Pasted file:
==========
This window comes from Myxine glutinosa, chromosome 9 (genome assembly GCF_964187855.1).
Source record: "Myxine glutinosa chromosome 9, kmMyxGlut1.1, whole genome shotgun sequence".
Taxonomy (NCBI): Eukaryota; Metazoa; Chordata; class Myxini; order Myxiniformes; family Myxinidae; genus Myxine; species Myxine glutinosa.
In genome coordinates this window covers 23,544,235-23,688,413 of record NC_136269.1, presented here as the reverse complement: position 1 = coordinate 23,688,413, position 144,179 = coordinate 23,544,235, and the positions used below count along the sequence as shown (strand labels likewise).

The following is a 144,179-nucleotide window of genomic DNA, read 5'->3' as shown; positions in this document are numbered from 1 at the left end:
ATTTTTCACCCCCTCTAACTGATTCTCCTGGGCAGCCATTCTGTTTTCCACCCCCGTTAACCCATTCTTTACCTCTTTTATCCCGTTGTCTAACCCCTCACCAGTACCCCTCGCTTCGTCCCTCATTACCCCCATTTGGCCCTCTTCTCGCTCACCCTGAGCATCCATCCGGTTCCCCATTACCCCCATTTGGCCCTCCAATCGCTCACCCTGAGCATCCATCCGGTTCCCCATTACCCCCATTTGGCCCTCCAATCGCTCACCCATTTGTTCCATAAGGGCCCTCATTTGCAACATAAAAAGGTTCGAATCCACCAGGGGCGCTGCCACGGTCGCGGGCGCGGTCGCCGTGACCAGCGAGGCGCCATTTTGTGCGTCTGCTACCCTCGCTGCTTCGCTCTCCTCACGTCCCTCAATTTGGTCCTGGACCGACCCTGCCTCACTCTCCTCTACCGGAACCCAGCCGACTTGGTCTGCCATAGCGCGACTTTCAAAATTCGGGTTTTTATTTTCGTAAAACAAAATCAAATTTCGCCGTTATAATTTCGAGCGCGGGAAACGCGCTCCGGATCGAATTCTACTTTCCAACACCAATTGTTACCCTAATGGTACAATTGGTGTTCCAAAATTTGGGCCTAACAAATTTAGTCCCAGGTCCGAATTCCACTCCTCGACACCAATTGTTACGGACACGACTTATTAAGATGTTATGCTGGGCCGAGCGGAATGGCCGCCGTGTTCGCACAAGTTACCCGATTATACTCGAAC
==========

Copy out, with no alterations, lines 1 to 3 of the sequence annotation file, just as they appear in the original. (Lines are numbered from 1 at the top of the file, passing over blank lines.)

This window comes from Myxine glutinosa, chromosome 9 (genome assembly GCF_964187855.1).
Source record: "Myxine glutinosa chromosome 9, kmMyxGlut1.1, whole genome shotgun sequence".
Taxonomy (NCBI): Eukaryota; Metazoa; Chordata; class Myxini; order Myxiniformes; family Myxinidae; genus Myxine; species Myxine glutinosa.